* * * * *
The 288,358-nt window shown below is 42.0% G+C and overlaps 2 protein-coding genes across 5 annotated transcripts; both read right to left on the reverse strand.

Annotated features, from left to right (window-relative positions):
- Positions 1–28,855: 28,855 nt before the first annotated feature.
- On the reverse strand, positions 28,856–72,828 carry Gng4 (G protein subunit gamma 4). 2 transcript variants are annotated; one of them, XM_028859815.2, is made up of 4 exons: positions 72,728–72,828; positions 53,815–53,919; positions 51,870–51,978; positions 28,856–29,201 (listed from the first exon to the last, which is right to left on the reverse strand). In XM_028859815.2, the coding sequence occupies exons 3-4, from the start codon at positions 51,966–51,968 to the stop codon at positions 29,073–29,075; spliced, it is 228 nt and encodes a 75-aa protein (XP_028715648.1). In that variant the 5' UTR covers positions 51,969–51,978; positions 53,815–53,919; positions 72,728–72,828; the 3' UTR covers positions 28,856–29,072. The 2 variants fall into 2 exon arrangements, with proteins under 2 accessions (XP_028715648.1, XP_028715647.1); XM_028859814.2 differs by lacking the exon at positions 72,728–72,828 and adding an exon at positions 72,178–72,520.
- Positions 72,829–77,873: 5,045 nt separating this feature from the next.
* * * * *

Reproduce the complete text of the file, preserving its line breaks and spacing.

The 288,358-nt window shown below is 42.0% G+C and overlaps 2 protein-coding genes across 5 annotated transcripts; both read right to left on the reverse strand.

Annotated features, from left to right (window-relative positions):
- Positions 1–28,855: 28,855 nt before the first annotated feature.
- On the reverse strand, positions 28,856–72,828 carry Gng4 (G protein subunit gamma 4). 2 transcript variants are annotated; one of them, XM_028859815.2, is made up of 4 exons: positions 72,728–72,828; positions 53,815–53,919; positions 51,870–51,978; positions 28,856–29,201 (listed from the first exon to the last, which is right to left on the reverse strand). In XM_028859815.2, the coding sequence occupies exons 3-4, from the start codon at positions 51,966–51,968 to the stop codon at positions 29,073–29,075; spliced, it is 228 nt and encodes a 75-aa protein (XP_028715648.1). In that variant the 5' UTR covers positions 51,969–51,978; positions 53,815–53,919; positions 72,728–72,828; the 3' UTR covers positions 28,856–29,072. The 2 variants fall into 2 exon arrangements, with proteins under 2 accessions (XP_028715648.1, XP_028715647.1); XM_028859814.2 differs by lacking the exon at positions 72,728–72,828 and adding an exon at positions 72,178–72,520.
- Positions 72,829–77,873: 5,045 nt separating this feature from the next.